Ardbeg has done well in presenting well-designed No-Age-Statement (NAS) releases that have proven worthy of their (usually) high prices. Their Corryvreckan (“heady, intense and powerful”) and Uigeadail (“deep, smoky notes with luscious, raisiny tones”) are uniquely flavorful, well-finished drams, and they should be, being in the over-$90 club. An Oa was introduced recently (for a whisky)—in 2017. I actually purchased mine in 2020 but it’s been waiting for a review, as other events (pandemic, political chaos, moving house—you know, the usual stuff) have taken my attention.
The CorryVee and Uigeadail had stories, and so does An Oa. On their website, Ardbeg tell the tale that in their new oaken “Gathering Vat” (marrying tun in other parlance) “whiskies from several cask types – including; sweet Pedro Ximenez; spicy virgin charred oak; and intense ex-bourbon casks….” they marry their final product to produce “smoky power, mellowed by a delectable, smooth sweetness.” Sounds good. I’m especially interested in the ‘intense’ ex-bourbon casks, so I sent an email to inquire.
As mentioned in the review of their 10-year expression, Glengoyne is run by a family firm (Ian MacLeod Distillers). It’s interesting to review the smaller producers, who manage to compete with multibillion-dollar giants like LVMH ($54b revenues) and Diageo ($18b revenues). The smaller companies cannot achieve equivalent economies of scale as these multinationals who have attendant pricing power. For an example take Glenmorangie. A holding of LVMH, Glenmorangie offer an 18-year expression available for $121 locally, to Glengoyne’s 18-year at $196.
Glenmorangie can offer lower prices as, with 12 stills, they have six times the yearly output of Glengoyne and, with LVMH behind them, benefit from large firm economies in marketing. Yet smaller distillers do flourish; they focus on their niche, messaging and product quality. They can be nimble and selective. The Glenmorangie malt master(s) have a huge stable to manage (not only multiple vintages, but also variants such as Lasanta, Quinta Ruban, Nectar d’Or, a line of ‘prestige‘ releases, etc.). How much focus can the Glenmorangie malt masters put on any one expression? Are they able to replicate at scale the obsessive attention a smaller producer can apply to an expression? It must be a challenge. For what it’s worth, I reviewed the Glenmorangie 18, and it was pretty good, but unremarkable. At a small distiller like Glengoyne, you’re going to have more focus from the malt master on their smaller line of expressions. That’s the theory.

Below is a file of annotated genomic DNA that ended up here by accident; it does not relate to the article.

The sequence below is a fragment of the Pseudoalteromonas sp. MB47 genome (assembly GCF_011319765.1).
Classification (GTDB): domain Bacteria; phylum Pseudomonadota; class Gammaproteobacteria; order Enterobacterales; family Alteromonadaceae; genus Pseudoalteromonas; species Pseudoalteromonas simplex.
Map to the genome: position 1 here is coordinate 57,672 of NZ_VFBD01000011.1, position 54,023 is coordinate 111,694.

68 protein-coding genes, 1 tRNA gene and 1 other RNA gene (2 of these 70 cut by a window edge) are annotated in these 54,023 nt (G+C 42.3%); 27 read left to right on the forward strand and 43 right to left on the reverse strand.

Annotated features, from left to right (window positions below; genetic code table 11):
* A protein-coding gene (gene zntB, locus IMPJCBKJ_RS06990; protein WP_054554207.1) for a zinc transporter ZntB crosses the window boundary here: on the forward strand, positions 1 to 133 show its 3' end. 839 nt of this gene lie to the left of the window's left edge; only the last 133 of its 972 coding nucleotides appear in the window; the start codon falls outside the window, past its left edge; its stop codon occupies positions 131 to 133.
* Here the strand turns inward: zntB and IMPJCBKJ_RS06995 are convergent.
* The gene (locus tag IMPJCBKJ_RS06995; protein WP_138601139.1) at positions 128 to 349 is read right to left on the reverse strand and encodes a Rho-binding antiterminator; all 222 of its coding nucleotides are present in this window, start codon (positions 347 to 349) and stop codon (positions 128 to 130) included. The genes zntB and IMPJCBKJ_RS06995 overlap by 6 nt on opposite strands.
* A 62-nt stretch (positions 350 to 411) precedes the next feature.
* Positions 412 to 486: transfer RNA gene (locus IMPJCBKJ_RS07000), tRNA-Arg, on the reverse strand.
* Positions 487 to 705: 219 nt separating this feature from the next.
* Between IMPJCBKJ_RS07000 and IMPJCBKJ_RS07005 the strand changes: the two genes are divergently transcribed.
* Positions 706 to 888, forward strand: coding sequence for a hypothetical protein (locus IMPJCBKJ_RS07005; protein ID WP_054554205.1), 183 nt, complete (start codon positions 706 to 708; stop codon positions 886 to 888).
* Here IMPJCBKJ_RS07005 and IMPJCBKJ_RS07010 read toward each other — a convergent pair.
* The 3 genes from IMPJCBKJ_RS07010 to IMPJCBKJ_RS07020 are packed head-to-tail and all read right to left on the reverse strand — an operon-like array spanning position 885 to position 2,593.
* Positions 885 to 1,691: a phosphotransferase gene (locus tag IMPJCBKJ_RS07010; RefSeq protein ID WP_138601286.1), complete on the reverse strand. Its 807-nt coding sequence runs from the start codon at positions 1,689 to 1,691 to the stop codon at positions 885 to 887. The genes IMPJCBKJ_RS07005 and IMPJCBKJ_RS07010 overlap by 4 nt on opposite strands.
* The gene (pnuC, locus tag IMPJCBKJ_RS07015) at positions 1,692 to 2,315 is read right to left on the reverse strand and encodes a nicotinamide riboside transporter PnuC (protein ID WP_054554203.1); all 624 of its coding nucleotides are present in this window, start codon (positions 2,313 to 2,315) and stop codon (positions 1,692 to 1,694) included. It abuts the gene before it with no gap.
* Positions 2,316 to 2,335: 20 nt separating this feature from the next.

Glengoyne is a property of a private company (self-described family firm) Ian MacLeod Distillers, who have in addition to Glengoyne another 4 single malt brands (Tamdhu, Rosebank, MacLeod’s, Shieldaig) as well as six blends, a rum and a gin brand. You’ll see Lang Brothers on the label of Glengoyne, but that’s a brand owned by MacLeod.
Most distillery brands have a hook, and Glengoyne’s is patience: “UNHURRIED SINCE 1833”, and “The slowest stills in Scotland” declares the web page of Glengoyne. A highland producer (distilled in the highlands, aged across the road in the lowlands), they claim their whisky takes about 3 times as long to distill. With but three stills, they produce about one million liters per annum. Compare to Glenfarclas, another family firm, 6 stills (4 active) and four times the output, Glengoyne is truly an intimate operation.
Early in my whisky journey and well before my trip to Scotland, I had tried Aberlour 12 and was underwhelmed. But we had a good tour at Aberlour and an excellent tasting at the end, and I remember being more enamored of their product at that time. So it is time to revisit and do a proper review.
Aberlour was established by one James Fleming in 1880, an enterprising man who pursued various businesses to become a prominent local landowner and philanthropist. For instance, he funded the building of the Victoria Bridge, which spans the river Spey not far from the distillery (I’ve got a photo in my Aberlour tour post). The distillery has passed to multiple hands and since 1975 has been a part of Pernod Ricard.
The 12-year expression is ‘double cask matured’ in sherry seasoned and oak casks. Their web site and bottle labeling are not entirely clear on whether they age in the sherry casks for a full 12 years and marry those with ex-bourbon casks, but that appears to be the case given the text on the carton back (see photo at left, click to enlarge). The bottle is a stout, rounded shape with a handy bulge in the neck that makes for steady pours. Labeling is understated. The effect is classy and restrained.
I originally brought in the Arran Cask Finish Sauternes for a comparison to the Glenmorangie Nectar D’or, in review 49. But this whisky deserves its own post. The Island of Arran has some history with illicit whisky-making, and one legal distillery ran in the 1800s. The Arran distillery was made new in 1994-1995, founded by a private company, Isle of Arran Distillers Ltd. As far as I can tell, Arran is still an independent distiller (with a new sister distillery also on the island, Lagg).
I paid $77, for this dram in 2019, though it’s up to $86 now with the tariffs. The Arran is true craft offering, bottled at 50% ABV, non-chill filtered and uses no artificial colors. It is a really gorgeous dram as you can see from the photos (click for a hi-res view), a very clear medium amber. The front label declares ‘Each cask is specially selected by our master distiller’ and signed by James MacTaggart. You can see James here, in their brief profile. 45 years in the industry marks James as an old hand indeed.